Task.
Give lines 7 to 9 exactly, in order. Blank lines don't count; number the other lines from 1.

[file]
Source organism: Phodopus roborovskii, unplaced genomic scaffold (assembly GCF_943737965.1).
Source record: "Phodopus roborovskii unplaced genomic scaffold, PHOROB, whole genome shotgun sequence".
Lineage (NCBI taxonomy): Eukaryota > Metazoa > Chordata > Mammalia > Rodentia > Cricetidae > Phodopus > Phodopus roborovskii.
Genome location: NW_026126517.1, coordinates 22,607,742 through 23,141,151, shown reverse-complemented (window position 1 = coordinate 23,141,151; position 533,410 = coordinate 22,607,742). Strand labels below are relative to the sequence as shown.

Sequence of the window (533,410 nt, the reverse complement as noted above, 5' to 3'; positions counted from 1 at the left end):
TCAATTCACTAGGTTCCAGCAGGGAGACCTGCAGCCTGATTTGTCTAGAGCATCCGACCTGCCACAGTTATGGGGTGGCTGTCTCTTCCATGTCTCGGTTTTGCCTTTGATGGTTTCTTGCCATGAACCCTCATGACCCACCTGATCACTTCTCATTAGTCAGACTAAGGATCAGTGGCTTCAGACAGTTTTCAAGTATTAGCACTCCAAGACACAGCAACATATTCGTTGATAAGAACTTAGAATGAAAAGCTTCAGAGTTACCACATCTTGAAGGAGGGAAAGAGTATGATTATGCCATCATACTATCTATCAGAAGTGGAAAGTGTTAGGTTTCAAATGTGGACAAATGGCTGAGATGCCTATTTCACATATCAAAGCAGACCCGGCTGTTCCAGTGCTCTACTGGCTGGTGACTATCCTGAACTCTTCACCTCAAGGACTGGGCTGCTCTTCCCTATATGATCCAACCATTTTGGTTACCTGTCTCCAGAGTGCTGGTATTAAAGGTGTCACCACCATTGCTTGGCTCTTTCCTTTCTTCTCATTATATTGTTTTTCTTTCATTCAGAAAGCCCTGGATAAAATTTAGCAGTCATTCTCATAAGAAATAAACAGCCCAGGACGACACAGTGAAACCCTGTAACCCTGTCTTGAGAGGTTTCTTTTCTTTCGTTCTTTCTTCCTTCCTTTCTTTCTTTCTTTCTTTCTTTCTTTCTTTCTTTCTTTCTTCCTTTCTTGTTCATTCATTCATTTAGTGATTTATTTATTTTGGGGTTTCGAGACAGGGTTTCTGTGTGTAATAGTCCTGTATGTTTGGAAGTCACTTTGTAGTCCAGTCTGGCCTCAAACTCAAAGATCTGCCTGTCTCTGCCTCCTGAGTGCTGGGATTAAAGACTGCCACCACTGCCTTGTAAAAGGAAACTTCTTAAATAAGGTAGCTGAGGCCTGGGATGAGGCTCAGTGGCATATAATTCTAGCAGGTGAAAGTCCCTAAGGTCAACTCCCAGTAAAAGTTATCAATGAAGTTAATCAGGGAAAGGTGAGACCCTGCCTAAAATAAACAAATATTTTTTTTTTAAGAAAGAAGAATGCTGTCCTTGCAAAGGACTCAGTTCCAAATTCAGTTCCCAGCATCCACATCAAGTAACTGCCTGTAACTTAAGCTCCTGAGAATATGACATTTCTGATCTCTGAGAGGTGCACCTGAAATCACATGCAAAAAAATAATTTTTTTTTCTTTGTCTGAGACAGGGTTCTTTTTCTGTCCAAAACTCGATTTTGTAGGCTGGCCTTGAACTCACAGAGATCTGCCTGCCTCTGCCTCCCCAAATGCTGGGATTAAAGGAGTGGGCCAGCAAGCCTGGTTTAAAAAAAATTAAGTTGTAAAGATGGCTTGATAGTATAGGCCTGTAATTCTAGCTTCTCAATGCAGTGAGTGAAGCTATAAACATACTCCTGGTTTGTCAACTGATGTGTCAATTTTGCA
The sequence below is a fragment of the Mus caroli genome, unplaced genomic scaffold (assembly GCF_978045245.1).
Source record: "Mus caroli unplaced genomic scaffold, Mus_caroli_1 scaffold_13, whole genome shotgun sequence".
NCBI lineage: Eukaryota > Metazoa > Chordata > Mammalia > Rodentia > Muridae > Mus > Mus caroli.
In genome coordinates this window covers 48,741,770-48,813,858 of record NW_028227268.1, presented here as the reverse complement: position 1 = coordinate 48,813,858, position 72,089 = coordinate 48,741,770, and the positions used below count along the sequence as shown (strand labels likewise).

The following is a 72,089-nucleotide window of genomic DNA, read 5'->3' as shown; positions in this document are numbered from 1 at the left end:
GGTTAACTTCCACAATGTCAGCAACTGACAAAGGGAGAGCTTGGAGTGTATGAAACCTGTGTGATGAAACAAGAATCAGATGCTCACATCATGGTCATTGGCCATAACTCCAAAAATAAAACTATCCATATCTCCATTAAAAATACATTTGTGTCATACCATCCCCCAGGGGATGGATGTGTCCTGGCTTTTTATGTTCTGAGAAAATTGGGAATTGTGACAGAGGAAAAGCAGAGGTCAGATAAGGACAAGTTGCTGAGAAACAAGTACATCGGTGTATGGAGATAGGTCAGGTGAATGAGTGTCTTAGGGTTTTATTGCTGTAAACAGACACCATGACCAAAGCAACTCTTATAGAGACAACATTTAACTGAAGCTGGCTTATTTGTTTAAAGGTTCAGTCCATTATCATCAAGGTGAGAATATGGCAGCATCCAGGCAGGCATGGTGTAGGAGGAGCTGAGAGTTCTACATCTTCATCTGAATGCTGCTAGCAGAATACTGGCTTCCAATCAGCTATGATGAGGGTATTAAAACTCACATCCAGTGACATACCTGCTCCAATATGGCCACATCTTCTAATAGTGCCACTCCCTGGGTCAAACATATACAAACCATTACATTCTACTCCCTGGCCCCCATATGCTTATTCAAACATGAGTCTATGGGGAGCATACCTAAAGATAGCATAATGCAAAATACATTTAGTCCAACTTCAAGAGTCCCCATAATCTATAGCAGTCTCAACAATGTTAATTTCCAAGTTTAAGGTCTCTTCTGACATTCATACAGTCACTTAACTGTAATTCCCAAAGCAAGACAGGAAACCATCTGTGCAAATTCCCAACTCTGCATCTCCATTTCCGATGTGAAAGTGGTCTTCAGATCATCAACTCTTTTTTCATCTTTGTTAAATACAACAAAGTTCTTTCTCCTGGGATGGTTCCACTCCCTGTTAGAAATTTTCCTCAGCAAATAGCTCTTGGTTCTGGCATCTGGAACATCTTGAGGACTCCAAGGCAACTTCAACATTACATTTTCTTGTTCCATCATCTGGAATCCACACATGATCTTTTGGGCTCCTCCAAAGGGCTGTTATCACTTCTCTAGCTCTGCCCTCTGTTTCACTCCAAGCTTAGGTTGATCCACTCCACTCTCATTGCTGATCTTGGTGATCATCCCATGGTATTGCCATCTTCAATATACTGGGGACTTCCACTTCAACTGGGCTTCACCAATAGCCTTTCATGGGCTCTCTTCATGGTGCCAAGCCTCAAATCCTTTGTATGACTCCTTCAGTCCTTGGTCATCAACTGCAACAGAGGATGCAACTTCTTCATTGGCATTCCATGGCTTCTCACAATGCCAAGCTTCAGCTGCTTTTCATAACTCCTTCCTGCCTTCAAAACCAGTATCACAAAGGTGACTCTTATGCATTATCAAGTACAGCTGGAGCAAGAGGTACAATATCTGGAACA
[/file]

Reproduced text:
The sequence below is a fragment of the Mus caroli genome, unplaced genomic scaffold (assembly GCF_978045245.1).
Source record: "Mus caroli unplaced genomic scaffold, Mus_caroli_1 scaffold_13, whole genome shotgun sequence".
NCBI lineage: Eukaryota > Metazoa > Chordata > Mammalia > Rodentia > Muridae > Mus > Mus caroli.